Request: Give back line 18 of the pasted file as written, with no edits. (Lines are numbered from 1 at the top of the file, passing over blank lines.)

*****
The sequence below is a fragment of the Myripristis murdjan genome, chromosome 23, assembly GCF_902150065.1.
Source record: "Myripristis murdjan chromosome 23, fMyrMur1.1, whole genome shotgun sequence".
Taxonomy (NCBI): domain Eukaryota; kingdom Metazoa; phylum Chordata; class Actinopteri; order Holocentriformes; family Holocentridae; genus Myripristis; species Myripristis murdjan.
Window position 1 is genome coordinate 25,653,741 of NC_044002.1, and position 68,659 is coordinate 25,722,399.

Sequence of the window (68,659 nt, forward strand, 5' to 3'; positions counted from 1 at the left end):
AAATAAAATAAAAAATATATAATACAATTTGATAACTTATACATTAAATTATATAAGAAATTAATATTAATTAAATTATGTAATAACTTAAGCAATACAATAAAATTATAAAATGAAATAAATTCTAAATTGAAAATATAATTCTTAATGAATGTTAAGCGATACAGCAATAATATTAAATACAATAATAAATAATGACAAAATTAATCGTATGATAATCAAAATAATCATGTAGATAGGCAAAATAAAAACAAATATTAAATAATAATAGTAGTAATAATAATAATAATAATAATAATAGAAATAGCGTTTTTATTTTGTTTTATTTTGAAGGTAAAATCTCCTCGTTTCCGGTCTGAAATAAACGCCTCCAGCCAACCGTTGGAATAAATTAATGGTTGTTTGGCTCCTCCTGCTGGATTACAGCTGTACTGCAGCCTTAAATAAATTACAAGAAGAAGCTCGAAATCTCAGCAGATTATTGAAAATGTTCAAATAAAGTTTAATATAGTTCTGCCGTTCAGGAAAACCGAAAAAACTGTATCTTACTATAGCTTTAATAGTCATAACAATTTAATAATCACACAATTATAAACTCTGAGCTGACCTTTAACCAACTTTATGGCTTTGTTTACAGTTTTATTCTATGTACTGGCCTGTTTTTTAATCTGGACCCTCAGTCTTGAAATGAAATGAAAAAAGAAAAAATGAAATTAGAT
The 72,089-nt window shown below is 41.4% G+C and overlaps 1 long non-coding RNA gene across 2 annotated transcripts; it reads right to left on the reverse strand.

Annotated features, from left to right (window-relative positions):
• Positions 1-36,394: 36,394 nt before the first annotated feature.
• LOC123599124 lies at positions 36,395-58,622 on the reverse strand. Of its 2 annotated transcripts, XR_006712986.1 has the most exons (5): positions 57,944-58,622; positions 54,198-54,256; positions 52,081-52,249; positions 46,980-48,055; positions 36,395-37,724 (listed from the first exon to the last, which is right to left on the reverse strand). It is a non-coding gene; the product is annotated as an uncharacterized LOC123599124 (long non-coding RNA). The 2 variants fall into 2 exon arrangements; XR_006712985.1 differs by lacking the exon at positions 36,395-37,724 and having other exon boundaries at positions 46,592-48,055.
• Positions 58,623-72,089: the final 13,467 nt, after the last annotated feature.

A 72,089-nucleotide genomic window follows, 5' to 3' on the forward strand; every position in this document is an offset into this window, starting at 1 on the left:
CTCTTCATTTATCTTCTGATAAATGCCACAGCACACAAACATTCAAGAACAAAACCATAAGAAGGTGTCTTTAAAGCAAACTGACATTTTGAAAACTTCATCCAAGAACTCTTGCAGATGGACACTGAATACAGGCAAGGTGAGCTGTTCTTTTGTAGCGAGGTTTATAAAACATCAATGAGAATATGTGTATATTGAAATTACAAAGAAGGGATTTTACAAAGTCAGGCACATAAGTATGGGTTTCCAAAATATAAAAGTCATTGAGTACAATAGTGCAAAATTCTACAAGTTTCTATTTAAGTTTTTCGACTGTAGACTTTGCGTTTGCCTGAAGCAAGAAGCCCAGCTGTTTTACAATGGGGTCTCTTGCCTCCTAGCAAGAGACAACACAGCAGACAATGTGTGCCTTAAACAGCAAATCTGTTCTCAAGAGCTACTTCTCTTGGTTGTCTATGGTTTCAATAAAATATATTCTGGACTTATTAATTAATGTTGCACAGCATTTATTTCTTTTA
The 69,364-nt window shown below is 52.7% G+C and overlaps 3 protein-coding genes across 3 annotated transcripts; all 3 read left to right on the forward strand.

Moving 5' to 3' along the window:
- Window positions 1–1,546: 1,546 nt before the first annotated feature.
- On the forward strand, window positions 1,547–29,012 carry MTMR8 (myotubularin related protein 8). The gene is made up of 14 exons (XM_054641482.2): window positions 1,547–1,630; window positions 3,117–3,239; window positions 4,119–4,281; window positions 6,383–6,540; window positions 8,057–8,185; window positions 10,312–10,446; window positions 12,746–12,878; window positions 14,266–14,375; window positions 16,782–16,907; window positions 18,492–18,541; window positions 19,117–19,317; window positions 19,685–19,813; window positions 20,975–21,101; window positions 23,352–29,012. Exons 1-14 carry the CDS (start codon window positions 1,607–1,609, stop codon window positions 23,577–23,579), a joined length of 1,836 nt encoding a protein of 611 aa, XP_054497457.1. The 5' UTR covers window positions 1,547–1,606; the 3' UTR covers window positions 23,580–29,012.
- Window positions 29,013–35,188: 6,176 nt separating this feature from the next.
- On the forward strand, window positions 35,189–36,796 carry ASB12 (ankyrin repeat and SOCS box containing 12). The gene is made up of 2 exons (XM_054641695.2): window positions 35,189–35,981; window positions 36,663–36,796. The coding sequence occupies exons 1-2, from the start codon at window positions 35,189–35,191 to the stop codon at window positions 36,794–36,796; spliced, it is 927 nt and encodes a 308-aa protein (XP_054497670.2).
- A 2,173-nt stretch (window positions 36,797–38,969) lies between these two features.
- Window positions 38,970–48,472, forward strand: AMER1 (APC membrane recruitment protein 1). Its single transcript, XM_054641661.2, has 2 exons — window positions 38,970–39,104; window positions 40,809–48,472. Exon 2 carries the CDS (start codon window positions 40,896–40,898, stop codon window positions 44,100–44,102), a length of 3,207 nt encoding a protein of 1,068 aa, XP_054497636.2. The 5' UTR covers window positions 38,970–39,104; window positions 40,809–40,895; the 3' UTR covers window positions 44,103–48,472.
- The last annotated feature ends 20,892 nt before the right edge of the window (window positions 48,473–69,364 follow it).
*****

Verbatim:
- Window positions 29,013–35,188: 6,176 nt separating this feature from the next.